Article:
UC Pension Program Proposition Provokes Controversy From Union Members

Photo: UC Berkeley staff members ask senior administrators about the newly proposed pension model Wednesday morning at the International House.
Javier Panzar/Staff
UC Berkeley staff members ask senior administrators about the newly proposed pension model Wednesday morning at the International House.

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UC President Mark Yudof's recommendation that the UC Board of Regents adopt changes to the university's pension program has been met with approval from faculty leadership but vehement opposition from union members.

Yudof's model was originally proposed by faculty and staff members of a university task force on post-employment benefits and later modified by the president in his recommendation. This model would establish employee and employer contribution rates to the pension fund at 7 and 8.1 percent of the employee's salary, respectively, and create a new tier of the pension system for workers hired after July 1, 2013.

The regents will discuss the recommendation at their November meeting.

At a town hall meeting at UC Berkeley's International House Wednesday morning, UC Executive Vice President for Business Operations Nathan Brostrom said the proposal successfully balanced the concerns of the university's employees and should return the pension program to fully-funded status.

"If we get back to 100 percent funding in 20 or 30 years, we will be fine," he said, adding that other models were considered but ultimately rejected because they did "too much damage to the university."

Members of the American Federation of State, County and Municipal Employees Local 3299 and of the University Professional and Technical Employees Local 1 criticized the recommendation, stating that the new tier would create inequality between employees.

"Offering new hires reduced benefits is not going to benefit the university and is certainly not going to benefit students," said Tanya Smith, president of UPTE Local 1 chapter. "When you start to divide the community up ... the whole community suffers."

Yudof's plan was first revealed on Monday in a letter to university faculty and staff from systemwide Academic Senate Chair Daniel Simmons.

Yudof's recommendations are supported by the leadership of the UC Academic Senate and Council of UC Staff Assemblies and the UC's staff advisors to the Regents, according a letter by Yudof addressed to UC faculty and staff.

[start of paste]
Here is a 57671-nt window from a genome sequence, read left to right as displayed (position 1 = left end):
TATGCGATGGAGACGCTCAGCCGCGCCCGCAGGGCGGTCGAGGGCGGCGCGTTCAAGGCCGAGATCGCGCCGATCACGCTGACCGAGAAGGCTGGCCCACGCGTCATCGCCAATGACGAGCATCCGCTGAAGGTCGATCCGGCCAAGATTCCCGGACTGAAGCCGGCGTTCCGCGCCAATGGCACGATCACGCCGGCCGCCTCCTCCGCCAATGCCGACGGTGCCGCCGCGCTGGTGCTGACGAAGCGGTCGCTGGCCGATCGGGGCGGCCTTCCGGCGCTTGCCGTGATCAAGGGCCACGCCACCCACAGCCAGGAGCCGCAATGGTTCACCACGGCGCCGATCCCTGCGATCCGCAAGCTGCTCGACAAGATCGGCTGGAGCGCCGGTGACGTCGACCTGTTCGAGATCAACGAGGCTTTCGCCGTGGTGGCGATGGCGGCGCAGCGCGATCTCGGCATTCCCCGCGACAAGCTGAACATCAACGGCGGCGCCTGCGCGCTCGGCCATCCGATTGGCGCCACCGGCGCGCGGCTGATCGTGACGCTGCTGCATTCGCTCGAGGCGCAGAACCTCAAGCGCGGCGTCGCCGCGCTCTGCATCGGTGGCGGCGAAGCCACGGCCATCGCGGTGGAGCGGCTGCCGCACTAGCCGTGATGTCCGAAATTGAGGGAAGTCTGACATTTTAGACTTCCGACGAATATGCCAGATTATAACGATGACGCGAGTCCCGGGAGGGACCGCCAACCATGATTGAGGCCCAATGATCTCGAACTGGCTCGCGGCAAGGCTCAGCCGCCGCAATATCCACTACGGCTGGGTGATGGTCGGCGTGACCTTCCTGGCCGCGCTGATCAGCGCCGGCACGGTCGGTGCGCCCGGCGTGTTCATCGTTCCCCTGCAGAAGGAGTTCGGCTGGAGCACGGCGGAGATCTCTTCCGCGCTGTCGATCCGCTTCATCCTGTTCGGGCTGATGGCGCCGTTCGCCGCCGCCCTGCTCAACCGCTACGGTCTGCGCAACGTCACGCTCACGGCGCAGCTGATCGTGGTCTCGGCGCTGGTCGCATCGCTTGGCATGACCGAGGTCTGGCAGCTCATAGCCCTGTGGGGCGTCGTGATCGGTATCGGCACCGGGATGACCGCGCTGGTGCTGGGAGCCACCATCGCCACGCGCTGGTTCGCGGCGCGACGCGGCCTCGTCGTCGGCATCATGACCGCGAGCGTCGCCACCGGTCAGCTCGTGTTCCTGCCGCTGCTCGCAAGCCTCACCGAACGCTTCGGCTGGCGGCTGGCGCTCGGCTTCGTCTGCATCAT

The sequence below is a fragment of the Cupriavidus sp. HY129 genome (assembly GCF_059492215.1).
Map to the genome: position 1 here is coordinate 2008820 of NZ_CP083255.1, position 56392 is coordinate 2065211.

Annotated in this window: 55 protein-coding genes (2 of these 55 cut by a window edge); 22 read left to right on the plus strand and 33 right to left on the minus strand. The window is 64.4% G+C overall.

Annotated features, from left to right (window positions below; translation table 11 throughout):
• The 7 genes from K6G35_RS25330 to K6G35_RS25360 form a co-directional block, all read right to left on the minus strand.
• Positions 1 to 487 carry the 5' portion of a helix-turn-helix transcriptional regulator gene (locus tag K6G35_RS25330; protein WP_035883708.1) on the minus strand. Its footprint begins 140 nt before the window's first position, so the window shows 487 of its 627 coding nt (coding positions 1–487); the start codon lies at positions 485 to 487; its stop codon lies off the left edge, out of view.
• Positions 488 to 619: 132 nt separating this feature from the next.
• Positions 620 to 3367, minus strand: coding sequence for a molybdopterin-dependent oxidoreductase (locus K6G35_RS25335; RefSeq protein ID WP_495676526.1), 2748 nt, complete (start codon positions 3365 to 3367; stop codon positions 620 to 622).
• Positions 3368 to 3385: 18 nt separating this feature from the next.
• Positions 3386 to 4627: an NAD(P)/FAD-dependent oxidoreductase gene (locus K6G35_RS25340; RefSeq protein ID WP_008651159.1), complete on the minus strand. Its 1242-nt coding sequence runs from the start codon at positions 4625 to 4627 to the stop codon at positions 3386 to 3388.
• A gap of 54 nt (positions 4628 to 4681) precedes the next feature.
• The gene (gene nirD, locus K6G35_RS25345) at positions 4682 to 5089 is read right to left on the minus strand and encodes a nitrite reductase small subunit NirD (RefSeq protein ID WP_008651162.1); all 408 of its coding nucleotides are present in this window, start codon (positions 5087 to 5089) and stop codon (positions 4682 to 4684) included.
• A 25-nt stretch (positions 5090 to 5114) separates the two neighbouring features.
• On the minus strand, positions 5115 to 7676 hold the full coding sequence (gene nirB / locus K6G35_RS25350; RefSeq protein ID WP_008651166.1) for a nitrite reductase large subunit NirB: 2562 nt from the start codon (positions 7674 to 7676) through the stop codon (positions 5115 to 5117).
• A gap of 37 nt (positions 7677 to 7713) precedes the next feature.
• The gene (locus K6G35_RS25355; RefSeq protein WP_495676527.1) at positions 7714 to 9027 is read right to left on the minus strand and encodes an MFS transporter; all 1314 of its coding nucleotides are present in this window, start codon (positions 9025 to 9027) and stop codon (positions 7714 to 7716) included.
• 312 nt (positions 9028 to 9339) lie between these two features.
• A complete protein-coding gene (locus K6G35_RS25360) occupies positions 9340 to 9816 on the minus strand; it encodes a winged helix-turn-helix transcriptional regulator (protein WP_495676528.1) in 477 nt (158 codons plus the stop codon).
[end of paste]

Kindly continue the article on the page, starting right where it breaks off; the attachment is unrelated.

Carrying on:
According to Simmons' letter, several key regents, whom he later said chaired "a couple of important committees," also support the recommendation.

Although the systemwide Academic Senate as a whole did not formally endorse Yudof's proposal at its Wednesday meeting, Vice Chair Robert Anderson said he felt confident the senate would do so at its November meeting.

Shane White, chair of the UCLA Academic Senate Faculty Welfare Committee and professor of endodontics at the UCLA School of Dentistry, said the plan was the best option to come out of a bleak scenario, but a concurrent increase in employee salaries would be necessary to maintain the university's competitiveness as a top-rate institution.

"An organization can thrive only if it is paying its employees the same as its competitors," he said. "It is inevitable if the salaries aren't competitive that we will lose the best that we've got, and we won't get the best newcomers."

Smith also cited the institution of the new tier as potentially reducing the university's ability to retain top faculty.

"If (employees) are not getting the same arrangement as people hired before them, it's just not fair," she said. "There will be more overturn in staff because there is a diminished commitment to them."

Yudof's recommendation abandons the integration of social security benefits into the calculation of a retiree's total compensation package - a facet of the task force's proposal that had generated controversy because it would result in a lower total remuneration for retirees.

Despite the relatively widespread support for the recommendation, significant obstacles to its implementation still exist. Any agreement involving union-represented employees is subject to a collective bargaining process before it can be instituted.

Javier Panzar of The Daily Californian contributed to this report.


Jordan Bach-Lombardo is the lead higher education reporter. Contact him at [email protected]

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